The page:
Beauty is power; a smile is its sword.
THE words of 17th century naturalist John Ray remain one of the most poetic endorsements of beautiful teeth. Ray’s aphorism has particular resonance considering it came at a time when conventional tooth brushing methods were scarce. A complete, flashing smile would have been a rare and valuable commodity. Mind you, since life expectancy in Ray’s time was 36 one suspects there was little to smile about.
Nowadays, those in the developed world can expect to live at least twice as long, with increasing numbers of the population dentulous. We live in an age which is not only healthier, but also more affluent and image conscious. Fewer people are content with simply keeping their teeth. They also want them to look good.
A new art form
Dentistry, once the preserve of amalgam, plastic dentures and GA extractions, has risen to the challenge. Increasingly sophisticated ceramics have enhanced the aesthetic appeal of crowns which can now be swiftly created using CAD CAM technology. Less invasive alternatives include veneers and adhesive restorative materials. Malaligned anteriors which might previously have required extractions followed by months of wearing fixed appliances, can now often be straightened with rapid orthodontic techniques.
On the face of it, dentistry is becoming an art. Yet, these new techniques have not met with universal acclaim. While there is little opposition to the use of innovative, recognised means of restoring diseased, fractured or missing teeth, ethical concerns emerge in non-therapeutic cases. Initially, criticisms were euphemistic, even humorous – elective veneer preparation may have been described as "treatment for hyper-enamelosis". Recently, however, less subtle neologisms such as "destructodontics" and "mutilectomy" have appeared in journals, often submitted by respected clinicians. Why, in the midst of this apparently positive trend, do we read such dire warnings?
It cannot be denied that cosmetic dentistry involves a degree of risk. A significant percentage of pulps become non-vital following crown preparation. While veneers are certainly less destructive, studies suggest they have a relatively high failure rate and, with each replacement, further tooth tissue may be removed. In contrast, rapid orthodontics involves little if any enamel loss. However, the almost inevitable fracture or de-bond of permanent retainers, which are often required due to the inherent instability of the aligned teeth, necessitates further intervention. Even bleaching, which at first seems ultra-safe, can result in sensitivity and may necessitate replacement of restorations. Also, if you overdo it, you have many years of drinking strong coffee and smoking Gauloises to reverse the process.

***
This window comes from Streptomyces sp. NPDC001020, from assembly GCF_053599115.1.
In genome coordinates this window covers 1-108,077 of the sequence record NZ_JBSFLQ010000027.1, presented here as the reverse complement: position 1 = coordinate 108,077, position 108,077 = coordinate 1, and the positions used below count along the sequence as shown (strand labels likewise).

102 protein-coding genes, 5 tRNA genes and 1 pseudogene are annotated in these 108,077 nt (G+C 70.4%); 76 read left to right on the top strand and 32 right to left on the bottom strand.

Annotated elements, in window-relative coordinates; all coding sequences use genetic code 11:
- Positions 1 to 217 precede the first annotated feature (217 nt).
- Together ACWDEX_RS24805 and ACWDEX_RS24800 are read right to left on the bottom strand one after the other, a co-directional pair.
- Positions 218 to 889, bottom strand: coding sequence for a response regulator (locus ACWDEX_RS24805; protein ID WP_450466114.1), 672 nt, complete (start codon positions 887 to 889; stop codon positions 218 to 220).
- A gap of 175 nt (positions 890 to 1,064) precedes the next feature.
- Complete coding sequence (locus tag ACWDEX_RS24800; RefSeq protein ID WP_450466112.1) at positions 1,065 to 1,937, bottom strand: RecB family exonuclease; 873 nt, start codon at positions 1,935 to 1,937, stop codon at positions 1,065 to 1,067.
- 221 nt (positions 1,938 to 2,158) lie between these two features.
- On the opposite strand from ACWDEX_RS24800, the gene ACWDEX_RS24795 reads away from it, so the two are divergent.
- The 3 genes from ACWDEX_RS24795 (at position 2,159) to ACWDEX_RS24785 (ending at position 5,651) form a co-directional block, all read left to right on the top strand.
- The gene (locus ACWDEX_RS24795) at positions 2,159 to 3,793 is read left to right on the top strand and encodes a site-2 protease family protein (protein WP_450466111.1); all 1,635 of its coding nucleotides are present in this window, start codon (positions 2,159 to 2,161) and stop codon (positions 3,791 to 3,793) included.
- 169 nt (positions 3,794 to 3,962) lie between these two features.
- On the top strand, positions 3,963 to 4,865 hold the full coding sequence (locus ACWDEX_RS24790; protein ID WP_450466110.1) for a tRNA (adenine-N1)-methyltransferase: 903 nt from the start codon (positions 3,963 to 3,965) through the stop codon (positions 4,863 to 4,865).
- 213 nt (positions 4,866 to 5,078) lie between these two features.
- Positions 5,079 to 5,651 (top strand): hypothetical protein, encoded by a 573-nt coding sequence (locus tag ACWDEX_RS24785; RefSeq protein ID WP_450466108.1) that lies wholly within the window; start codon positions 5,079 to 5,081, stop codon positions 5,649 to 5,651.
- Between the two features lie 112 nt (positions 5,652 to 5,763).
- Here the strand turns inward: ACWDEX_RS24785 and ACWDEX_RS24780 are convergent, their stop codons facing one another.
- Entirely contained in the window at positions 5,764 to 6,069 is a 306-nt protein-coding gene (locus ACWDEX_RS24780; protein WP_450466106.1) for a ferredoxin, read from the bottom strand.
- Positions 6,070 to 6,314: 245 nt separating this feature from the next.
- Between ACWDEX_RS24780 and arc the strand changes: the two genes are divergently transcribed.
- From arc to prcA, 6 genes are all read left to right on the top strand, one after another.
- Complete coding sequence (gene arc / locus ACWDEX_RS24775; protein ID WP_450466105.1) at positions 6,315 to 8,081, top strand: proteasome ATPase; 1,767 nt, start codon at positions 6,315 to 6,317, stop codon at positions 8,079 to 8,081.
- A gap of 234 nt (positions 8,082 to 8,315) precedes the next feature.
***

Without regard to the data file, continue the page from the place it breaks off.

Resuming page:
Proponents of these techniques might argue that virtually all dental treatment, from bitewing radiographs to implants, are risky. There is no reason to distinguish cosmetic treatments. Yet, when a patient presents with, for example, a carious or fractured tooth, the advantages of intervention are usually palpable, whereas doing nothing is often the riskiest approach. Purely cosmetic cases are a different kettle of fish. Here, the argument runs, there is little risk in doing nothing, other than the likelihood that patients will remain dissatisfied with their smiles. All the tangible risk lies with the interventionist approaches in their various guises. Some in the profession have expressed profound reservations regarding such treatments.
An oft-cited example involves cases where dentistry is carried out on sound teeth solely for the purpose of matching them with restorations placed to improve neighbouring teeth. In experienced, skilled hands the results can be superb. However, there is a body of opinion that regards preparing healthy teeth in order to satisfy the subjective and possibly transient concept of the “perfect smile” to be beyond ethical boundaries.
There is a body of opinion that regards preparing healthy teeth in order to satisfy the subjective and possibly transient concept of the “perfect smile” to be beyond ethical boundaries.
The argument is often captured by the so-called “daughter test”. Would you carry out this treatment on your daughter? No? Well don’t do it on someone else’s daughter. This test, in many instances, provides the practitioner with a valuable yardstick. Yet, it does not offer an ethical nirvana.